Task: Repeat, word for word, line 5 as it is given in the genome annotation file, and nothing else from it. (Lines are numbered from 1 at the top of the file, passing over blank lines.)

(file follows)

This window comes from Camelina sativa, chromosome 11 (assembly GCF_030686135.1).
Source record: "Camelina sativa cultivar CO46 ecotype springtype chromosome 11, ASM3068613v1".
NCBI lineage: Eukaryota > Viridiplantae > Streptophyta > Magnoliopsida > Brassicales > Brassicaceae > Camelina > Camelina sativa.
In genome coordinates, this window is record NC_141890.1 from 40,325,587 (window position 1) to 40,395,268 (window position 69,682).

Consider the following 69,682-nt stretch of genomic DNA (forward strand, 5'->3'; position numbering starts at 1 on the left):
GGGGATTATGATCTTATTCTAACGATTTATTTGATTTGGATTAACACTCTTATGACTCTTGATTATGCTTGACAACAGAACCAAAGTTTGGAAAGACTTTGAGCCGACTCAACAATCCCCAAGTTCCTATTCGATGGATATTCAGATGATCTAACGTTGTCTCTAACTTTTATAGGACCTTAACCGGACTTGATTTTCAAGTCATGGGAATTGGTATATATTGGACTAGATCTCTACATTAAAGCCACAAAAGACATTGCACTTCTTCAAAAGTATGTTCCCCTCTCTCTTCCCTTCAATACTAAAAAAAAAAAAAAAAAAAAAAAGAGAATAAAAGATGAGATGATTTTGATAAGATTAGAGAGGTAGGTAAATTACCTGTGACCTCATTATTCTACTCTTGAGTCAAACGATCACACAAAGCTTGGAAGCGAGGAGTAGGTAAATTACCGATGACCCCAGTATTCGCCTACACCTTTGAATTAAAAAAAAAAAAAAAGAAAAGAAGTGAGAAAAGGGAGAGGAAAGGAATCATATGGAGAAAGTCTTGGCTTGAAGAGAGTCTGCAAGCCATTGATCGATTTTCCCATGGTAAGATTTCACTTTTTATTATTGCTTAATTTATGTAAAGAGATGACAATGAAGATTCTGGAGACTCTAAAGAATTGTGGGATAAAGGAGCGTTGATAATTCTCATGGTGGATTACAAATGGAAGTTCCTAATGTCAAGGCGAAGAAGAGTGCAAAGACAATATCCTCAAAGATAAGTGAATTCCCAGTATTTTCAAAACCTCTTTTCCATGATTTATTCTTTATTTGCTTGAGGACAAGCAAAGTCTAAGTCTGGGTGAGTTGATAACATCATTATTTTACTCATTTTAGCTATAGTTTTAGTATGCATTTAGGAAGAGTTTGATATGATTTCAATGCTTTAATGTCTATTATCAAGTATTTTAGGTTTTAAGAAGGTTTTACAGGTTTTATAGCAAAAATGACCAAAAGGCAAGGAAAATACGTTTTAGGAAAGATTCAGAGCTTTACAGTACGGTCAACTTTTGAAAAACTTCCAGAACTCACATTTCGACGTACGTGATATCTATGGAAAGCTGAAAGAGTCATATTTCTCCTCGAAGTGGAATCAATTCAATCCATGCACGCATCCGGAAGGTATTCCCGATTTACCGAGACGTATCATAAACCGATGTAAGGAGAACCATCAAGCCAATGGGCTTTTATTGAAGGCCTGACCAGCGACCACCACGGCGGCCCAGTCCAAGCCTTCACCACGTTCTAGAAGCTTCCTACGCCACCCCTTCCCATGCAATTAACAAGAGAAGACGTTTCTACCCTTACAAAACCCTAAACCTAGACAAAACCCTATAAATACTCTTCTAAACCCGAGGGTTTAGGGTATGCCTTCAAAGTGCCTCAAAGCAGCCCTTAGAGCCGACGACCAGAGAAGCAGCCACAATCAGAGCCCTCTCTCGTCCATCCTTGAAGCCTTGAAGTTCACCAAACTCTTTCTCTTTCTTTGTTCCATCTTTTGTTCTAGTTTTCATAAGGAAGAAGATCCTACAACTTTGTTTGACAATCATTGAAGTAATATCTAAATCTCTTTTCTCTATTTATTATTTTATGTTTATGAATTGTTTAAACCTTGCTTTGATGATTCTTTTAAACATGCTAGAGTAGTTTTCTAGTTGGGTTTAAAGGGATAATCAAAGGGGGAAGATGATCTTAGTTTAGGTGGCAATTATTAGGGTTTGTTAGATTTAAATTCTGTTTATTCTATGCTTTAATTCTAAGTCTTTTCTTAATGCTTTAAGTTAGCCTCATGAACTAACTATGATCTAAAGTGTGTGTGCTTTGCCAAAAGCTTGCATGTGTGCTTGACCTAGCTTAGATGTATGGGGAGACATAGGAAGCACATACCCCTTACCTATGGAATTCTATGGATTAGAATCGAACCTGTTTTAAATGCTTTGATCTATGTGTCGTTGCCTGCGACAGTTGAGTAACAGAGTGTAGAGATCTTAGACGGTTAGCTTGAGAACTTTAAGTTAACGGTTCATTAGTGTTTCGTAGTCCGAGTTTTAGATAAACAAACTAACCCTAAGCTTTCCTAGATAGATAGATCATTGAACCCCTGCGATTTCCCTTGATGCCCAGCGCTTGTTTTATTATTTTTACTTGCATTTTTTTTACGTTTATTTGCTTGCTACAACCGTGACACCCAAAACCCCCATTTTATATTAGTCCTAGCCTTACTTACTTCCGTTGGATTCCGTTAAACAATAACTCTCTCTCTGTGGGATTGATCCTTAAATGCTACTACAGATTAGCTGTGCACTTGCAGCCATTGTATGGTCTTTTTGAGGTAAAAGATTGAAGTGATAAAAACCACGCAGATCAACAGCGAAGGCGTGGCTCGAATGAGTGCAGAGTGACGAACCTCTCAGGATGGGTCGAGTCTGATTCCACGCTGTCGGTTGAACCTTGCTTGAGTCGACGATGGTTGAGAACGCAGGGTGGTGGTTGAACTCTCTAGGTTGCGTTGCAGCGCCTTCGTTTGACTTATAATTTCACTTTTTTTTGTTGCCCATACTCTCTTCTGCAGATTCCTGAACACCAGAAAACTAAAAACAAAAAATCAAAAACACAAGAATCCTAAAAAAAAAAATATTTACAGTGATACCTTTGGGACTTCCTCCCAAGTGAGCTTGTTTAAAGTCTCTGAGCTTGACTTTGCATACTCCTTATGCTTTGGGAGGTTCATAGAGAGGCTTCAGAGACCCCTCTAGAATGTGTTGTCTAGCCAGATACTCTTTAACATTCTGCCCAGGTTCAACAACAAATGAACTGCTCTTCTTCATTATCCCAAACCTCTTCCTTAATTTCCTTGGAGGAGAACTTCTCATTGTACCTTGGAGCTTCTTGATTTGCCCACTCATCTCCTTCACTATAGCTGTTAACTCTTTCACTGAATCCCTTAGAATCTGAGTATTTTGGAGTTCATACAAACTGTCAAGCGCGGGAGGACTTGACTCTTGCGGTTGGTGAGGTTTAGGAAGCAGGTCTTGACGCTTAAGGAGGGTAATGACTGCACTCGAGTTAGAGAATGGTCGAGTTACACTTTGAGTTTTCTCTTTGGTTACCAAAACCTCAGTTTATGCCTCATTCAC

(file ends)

Consider the following 69,682-nt stretch of genomic DNA (forward strand, 5'->3'; position numbering starts at 1 on the left):